On Tuesday, February 22, the European Union Electoral Observation Mission (EU-EOM) issued its final report on the regional and municipal elections held on November 21, 2021, based on the on-the-ground monitoring of 134 observers who covered the situation in the 23 states and the Capital District of the country.
The Mission reported progress in electoral conditions, such as the new composition of the CNE, the audits carried out, and a partial update of the electoral registry, but noted “structural shortcomings” such as “the lack of legal certainty, the extensive use of State resources in the campaign and the unequal access to the mass media by candidates”. These observations, already noted during the preliminary report of November 23, 2011, were extensively developed in an 88-page document.
Despite the relative progress, the weight of the report fell on the absence of institutional and substantive guarantees to hold elections. The EOM-UE highlighted the role played by the Supreme Court in restricting the opposition by handing over control of the party’s identity and the use of its symbols to dissident minority factions and then nullifying the elections in the state of Barinas after the victory of opposition leader Freddy Superlano. It also questioned the role of the Comptroller General of the Republic in preventing 16 opposition candidates from standing in the elections through disqualifications that were not notified, which are added to previous arbitrary disqualifications of several members of the National Assembly in 2015.
The EU-EOM reported “people being pressured or paid to attend party events, while the opposition’s freedom of movement was limited by a lack of financial and material resources, including fuel rationing.” It highlighted the impact in terms of freedom of expression and political participation as well. Self-censorship in 21 states, and the change of some media outlets’ editorial line in 13 states, restricted plurality, and access to information, favoring government coverage.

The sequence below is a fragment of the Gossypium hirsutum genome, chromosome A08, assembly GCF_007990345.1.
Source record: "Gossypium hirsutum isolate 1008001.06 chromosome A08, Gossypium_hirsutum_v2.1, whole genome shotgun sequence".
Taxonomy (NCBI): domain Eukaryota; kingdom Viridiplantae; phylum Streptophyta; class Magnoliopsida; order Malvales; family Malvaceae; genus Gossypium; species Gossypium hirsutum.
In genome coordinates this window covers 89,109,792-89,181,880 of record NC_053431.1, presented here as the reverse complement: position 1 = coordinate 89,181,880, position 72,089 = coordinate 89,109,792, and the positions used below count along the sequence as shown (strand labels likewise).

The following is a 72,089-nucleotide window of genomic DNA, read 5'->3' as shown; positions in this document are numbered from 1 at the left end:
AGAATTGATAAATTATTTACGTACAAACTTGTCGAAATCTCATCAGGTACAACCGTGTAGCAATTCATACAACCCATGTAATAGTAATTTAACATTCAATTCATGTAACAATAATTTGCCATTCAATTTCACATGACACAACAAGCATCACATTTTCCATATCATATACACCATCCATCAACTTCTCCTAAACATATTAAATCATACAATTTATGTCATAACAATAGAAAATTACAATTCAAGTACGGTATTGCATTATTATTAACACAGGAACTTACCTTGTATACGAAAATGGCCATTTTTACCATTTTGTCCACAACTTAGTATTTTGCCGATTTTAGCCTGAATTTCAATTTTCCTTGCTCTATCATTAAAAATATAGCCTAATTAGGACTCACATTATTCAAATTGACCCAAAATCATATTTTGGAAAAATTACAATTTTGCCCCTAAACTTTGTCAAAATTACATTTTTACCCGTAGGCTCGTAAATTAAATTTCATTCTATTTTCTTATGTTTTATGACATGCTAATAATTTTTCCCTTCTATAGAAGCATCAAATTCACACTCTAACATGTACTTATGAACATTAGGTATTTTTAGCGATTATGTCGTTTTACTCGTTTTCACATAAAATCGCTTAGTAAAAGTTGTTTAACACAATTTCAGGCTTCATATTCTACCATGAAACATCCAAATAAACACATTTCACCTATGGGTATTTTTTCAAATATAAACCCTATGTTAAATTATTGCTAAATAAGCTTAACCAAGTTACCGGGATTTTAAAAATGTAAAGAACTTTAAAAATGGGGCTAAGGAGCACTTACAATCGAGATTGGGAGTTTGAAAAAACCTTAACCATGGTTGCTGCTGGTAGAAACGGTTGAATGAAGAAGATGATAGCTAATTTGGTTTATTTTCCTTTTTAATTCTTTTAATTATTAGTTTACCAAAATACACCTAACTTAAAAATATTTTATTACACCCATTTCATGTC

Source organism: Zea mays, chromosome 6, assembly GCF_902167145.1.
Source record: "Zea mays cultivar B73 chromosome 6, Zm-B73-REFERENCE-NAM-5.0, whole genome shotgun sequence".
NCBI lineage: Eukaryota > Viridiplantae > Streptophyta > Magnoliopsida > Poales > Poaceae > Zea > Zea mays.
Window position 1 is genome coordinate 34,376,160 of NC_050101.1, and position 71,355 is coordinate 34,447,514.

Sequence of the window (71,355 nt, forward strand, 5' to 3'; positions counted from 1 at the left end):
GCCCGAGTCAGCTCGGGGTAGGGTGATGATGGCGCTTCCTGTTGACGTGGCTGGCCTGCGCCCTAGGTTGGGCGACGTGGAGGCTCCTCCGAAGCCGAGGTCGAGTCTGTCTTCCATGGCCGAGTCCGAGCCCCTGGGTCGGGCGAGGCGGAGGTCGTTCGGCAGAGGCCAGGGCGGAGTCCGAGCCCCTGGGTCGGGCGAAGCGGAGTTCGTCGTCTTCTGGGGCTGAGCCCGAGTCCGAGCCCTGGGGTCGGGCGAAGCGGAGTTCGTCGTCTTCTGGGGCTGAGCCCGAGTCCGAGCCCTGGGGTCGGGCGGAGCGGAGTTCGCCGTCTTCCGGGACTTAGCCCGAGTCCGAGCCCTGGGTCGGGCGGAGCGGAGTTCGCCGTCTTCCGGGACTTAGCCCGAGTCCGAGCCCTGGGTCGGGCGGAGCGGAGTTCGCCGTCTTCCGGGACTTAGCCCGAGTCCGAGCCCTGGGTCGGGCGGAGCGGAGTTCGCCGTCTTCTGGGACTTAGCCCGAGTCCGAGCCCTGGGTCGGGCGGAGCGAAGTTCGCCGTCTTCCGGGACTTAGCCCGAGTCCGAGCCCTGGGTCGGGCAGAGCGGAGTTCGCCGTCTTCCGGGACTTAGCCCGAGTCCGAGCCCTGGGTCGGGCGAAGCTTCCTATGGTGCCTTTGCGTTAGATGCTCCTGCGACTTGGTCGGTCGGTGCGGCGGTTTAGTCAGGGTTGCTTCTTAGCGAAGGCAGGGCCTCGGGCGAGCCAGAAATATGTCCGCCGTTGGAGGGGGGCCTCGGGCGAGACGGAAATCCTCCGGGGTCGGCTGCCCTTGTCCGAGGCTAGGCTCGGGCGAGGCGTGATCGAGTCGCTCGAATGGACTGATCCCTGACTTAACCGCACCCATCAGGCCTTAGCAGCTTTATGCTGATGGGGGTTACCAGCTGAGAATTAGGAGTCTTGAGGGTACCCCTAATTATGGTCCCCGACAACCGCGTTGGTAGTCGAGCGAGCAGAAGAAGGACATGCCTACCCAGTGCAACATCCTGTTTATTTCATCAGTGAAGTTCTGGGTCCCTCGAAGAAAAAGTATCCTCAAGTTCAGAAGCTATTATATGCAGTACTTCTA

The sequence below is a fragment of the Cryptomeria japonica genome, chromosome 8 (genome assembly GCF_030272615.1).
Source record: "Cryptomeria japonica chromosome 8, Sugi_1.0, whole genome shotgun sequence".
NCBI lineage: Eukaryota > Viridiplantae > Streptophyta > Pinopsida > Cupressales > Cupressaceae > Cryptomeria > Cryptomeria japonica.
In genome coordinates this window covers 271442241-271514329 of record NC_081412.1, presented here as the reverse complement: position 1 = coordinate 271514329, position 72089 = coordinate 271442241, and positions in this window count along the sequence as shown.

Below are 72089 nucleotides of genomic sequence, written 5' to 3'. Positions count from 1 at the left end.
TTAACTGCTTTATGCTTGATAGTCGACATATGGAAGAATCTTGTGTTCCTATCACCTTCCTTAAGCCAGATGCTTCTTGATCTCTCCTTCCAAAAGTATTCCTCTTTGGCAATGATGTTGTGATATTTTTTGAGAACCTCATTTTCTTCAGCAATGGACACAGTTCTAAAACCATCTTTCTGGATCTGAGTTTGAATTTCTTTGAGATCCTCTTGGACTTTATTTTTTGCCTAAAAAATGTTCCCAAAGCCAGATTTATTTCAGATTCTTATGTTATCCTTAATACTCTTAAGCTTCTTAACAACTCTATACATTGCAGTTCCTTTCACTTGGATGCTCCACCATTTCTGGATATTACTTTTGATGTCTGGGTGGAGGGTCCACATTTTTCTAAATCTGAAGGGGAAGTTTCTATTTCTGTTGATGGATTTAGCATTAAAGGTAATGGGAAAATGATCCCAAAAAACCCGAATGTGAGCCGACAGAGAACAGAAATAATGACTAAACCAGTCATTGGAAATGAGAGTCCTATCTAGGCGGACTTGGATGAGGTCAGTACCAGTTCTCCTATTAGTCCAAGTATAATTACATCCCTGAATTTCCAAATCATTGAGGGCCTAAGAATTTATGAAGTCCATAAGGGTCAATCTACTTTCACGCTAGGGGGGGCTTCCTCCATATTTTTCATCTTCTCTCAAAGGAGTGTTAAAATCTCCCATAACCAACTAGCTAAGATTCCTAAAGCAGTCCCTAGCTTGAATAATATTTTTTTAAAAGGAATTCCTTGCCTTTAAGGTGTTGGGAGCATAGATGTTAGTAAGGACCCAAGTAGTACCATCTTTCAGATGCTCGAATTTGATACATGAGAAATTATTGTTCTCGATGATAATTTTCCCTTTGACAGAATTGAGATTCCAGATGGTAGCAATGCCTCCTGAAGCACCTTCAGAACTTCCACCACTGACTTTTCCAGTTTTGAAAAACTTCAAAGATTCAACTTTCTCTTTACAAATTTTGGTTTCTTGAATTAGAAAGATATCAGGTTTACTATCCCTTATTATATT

The “Law against Hatred” as well as the “Law on Social Responsibility in Radio, Television and Electronic Media” were expressly pointed out by the EOM-EU as a “serious threat” to conversations on the Internet, exercising a role of control and chilling effect to express freely on situations that make the government uncomfortable. These laws, “and especially the lack of judicial independence and non-adherence to the rule of law, unfavorably affected the level playing field and the fairness and transparency of the elections”.
These normative and practical conditions were sufficient for the main recommendation of the EOM-EU to have been “to enhance the separation of powers and the confidence in the independence of the Supreme Court” in order to avoid interference in the electoral power. The recommendation is in line with what the Inter-American Commission on Human Rights has maintained for more than a decade regarding the need to reestablish democratic institutions, promoting the immediate independence of public powers and the consolidation of a system of checks and balances that guarantees human rights, in particular the civil liberties of all dissidents to the government.
AlertaVenezuela calls on the international community to continue advocating for structural reforms that ensure authentic elections in Venezuela and endorse the inclusion and participation of civil society in dialogue initiatives to achieve full guarantees for the free exercise of the vote and political participation on an equal basis.